1933 Dirac receives the Nobel Prize (together with Schrodinger)
Introduction to Elementary Particle Physics. Lecture 15 Page 5 of 6
Discovery of positron 1932 Carl D. Anderson (Caltech) found evidence for an electron with a positive charge, or positron. Anderson
discovered the positron while using a cloud chamber to investigate cosmic rays.
Anderson's first picture of a positron track The positron goes upwards and loses some energy as it passes through a lead plate in the middle of the chamber. Its track is curved because there is a magnetic field in the chamber. The fact that it is curved more in the upper half tells that its momentum is smaller there and therefore it travels upward.
1933 This work was continued in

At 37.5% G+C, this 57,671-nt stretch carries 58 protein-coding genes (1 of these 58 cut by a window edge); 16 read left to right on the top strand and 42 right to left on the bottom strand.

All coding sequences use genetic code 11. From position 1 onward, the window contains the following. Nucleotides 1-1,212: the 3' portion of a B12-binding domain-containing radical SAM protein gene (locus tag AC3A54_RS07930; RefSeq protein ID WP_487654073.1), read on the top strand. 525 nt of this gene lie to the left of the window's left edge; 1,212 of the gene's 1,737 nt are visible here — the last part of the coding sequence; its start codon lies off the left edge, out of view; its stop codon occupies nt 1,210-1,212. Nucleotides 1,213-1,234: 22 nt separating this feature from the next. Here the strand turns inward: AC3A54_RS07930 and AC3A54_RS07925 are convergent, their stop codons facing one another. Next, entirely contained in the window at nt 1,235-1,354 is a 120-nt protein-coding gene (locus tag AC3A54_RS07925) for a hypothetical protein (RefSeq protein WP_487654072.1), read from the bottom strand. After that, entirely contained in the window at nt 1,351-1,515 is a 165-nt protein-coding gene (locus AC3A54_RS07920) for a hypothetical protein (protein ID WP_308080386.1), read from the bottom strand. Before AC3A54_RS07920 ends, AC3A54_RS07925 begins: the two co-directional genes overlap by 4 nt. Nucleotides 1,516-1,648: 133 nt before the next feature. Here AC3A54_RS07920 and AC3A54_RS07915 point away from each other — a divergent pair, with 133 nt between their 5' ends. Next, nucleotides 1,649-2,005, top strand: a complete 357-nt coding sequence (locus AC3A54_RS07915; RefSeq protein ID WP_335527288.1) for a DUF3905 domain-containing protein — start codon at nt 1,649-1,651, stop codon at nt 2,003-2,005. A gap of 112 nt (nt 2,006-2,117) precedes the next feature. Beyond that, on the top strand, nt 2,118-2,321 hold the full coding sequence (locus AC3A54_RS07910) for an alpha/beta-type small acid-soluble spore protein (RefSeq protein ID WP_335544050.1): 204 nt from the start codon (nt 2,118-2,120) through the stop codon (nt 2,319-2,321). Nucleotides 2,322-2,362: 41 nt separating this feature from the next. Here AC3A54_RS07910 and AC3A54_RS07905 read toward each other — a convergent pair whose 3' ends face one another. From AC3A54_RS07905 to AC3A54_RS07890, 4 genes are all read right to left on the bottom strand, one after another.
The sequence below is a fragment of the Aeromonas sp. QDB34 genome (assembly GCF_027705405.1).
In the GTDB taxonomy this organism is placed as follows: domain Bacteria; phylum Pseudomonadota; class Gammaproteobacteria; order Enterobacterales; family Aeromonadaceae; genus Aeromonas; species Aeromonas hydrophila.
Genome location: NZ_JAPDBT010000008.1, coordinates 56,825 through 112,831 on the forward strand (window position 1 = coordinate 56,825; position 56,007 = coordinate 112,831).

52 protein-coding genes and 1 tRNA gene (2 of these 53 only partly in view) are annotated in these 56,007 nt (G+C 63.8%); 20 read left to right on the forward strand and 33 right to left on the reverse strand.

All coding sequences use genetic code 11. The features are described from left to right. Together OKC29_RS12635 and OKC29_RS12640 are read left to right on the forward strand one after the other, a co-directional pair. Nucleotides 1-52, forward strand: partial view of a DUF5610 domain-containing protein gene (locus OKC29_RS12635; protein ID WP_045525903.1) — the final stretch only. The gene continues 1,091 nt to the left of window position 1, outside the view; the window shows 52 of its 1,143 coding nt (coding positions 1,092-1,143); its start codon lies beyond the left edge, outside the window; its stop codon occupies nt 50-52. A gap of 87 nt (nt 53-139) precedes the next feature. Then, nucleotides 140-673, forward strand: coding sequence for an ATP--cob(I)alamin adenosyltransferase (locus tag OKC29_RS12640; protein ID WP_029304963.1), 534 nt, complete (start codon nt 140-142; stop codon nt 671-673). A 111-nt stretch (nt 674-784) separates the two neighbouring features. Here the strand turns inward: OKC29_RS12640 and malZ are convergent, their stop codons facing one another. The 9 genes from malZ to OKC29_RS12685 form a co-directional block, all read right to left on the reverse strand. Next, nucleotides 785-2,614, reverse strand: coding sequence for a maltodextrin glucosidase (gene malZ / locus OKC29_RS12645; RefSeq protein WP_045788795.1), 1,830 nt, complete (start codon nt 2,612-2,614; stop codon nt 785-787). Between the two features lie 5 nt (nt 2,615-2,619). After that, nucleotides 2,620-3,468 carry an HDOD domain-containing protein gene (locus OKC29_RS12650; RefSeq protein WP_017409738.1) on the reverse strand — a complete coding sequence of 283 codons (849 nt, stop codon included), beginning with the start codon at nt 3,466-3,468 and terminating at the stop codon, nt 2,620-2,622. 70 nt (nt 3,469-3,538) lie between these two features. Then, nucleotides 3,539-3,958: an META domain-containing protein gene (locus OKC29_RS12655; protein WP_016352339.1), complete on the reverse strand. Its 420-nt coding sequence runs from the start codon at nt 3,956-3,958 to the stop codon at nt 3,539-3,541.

the Cavendish Lab by Patrick Blackett and Guiseppe P.S. Occhialini who showed that a positron was produced together with an electron, in line with an earlier theory of Paul Dirac's. According to this theory, a positron was a hole in a sea of ordinary electrons. The positron was the antimatter equivalent to the electron. As the appearance of cosmic rays is unpredictable it was standard practice to set up the chamber to take a photograph every 15 seconds, producing a vast amount of worthless material for analysis. To avoid this Blackett introduced in 1932 the counter-controlled chamber. Geiger counters were arranged above and below the chamber that when a cosmic ray passed through both, it activated the expansion of the chamber and photographing the ion tracks produced by the ray. Using this device they confirmed in Carl Anderson's discovery of the positron. They also suggested that the positron was produced by the interaction of gamma rays with matter, in which a photon is converted into an electron-positron pair. The phenomenon is known as pair production.